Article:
What is the antiderivative of (ln n)^2/n^2? Any help would be greatly appreciated. Thanks.

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- Apr 8th 2010, 09:39 PMvlodgeAntiderivative
What is the antiderivative of (ln n)^2/n^2? Any help would be greatly appreciated. Thanks.

- Apr 8th 2010, 09:51 PMharish21
For $\displaystyle \frac{log^2(n)}{n^2}$, integrate by parts,

$\displaystyle \int f dg = f g- \int g. df$, where

$\displaystyle f = log^{2}(n) $ , $\displaystyle dg = \frac{1}{n^2} dn$,

$\displaystyle df = \frac{2 log(n)}{n} dn $, $\displaystyle g = \frac{-1}{n}$

Try doing the rest and post if you have problems. - Apr 8th 2010, 09:58 PMProve It
You need to use integration by parts.

I.e. $\displaystyle \int{u\,dv} = u\,v - \int{v\,du}$.

Let $\displaystyle u = (\ln{n})^2$ so that $\displaystyle du = \frac{2\ln{n}}{n}$.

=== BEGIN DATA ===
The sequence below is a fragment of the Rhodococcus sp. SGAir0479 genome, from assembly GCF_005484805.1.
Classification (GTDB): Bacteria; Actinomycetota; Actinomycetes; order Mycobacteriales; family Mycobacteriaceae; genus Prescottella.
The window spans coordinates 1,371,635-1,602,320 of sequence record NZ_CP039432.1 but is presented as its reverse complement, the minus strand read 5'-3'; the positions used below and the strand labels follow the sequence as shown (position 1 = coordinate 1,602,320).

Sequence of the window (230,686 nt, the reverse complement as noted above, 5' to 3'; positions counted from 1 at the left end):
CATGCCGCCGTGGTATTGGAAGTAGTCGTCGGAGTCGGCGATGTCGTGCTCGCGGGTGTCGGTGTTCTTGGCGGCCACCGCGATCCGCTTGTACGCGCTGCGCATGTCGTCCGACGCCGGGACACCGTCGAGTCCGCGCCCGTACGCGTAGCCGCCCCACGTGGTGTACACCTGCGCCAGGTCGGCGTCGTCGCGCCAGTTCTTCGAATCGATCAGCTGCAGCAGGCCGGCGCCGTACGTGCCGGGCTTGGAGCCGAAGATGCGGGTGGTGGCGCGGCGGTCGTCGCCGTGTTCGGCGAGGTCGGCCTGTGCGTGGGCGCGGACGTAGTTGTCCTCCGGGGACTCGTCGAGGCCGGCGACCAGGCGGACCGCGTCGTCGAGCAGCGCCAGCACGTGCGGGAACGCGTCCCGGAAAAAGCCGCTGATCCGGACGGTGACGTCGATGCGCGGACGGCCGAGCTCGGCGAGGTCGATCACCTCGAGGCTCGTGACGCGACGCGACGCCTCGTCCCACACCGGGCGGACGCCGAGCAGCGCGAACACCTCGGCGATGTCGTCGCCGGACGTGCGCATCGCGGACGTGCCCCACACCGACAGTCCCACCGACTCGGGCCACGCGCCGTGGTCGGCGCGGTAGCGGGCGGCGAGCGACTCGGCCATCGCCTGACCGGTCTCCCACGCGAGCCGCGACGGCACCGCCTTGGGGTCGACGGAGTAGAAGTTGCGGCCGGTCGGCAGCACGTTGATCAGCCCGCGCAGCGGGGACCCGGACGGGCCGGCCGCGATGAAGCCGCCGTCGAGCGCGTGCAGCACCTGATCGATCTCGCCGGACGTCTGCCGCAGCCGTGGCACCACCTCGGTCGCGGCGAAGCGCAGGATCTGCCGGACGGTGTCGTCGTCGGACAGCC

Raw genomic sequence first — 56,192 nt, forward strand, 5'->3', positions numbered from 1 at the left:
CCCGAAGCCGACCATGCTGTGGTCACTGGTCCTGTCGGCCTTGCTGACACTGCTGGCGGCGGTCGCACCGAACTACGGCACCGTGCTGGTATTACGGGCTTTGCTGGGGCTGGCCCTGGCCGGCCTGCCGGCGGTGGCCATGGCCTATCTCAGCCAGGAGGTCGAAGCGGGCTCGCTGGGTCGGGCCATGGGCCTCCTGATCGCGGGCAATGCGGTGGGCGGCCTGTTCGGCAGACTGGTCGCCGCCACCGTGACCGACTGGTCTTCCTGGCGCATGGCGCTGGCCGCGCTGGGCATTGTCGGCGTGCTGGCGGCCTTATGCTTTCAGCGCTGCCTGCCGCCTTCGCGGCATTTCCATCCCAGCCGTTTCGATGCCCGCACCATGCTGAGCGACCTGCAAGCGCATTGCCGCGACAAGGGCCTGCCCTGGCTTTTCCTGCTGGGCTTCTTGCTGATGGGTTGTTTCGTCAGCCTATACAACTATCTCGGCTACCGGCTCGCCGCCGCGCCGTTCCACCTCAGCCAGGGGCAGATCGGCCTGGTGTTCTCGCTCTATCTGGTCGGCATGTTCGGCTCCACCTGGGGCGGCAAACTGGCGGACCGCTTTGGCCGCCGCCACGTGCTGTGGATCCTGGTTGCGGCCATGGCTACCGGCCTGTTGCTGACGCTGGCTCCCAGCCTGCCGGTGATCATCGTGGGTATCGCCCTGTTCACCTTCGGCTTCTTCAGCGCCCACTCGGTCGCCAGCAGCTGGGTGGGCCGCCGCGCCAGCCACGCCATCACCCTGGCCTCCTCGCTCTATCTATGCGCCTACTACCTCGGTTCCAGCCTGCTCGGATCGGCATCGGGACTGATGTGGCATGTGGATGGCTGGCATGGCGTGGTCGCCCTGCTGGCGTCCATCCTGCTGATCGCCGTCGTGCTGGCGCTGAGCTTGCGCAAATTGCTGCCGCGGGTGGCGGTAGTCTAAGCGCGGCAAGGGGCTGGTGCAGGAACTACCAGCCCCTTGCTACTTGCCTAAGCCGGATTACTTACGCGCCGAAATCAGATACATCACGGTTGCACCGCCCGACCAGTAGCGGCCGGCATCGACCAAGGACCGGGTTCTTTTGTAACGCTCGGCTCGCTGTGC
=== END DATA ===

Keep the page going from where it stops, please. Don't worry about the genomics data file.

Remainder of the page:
Let $\displaystyle dv = \frac{1}{n^2}$ so $\displaystyle v = -\frac{1}{n}$.

Therefore $\displaystyle \int{\frac{(\ln{n})^2}{n^2}\,dn} = -\frac{(\ln{n})^2}{n} - \int{-\frac{2\ln{n}}{n^2}\,dn}$

$\displaystyle = -\frac{(\ln{n})^2}{n} +2 \int{\frac{\ln{n}}{n^2}\,dn}$.

Now you'll need to use integration by parts again.

Let $\displaystyle u = \ln{n}$ so that $\displaystyle du = \frac{1}{n}$.

Let $\displaystyle dv = \frac{1}{n^2}$ so that $\displaystyle v = -\frac{1}{n}$.

So $\displaystyle \int{\frac{(\ln{n})^2}{n^2}\,dn} = -\frac{(\ln{n})^2}{n} +2 \int{\frac{\ln{n}}{n^2}\,dn}$

$\displaystyle = -\frac{(\ln{n})^2}{n} + 2\left(-\frac{\ln{n}}{n} - \int{-\frac{1}{n^2}\,dn}\right)$

$\displaystyle = -\frac{(\ln{n})^2}{n} - \frac{2\ln{n}}{n} + 2\int{\frac{1}{n^2}\,dn}$

$\displaystyle = -\frac{(\ln{n})^2}{n} - \frac{2\ln{n}}{n} - \frac{2}{n} + C$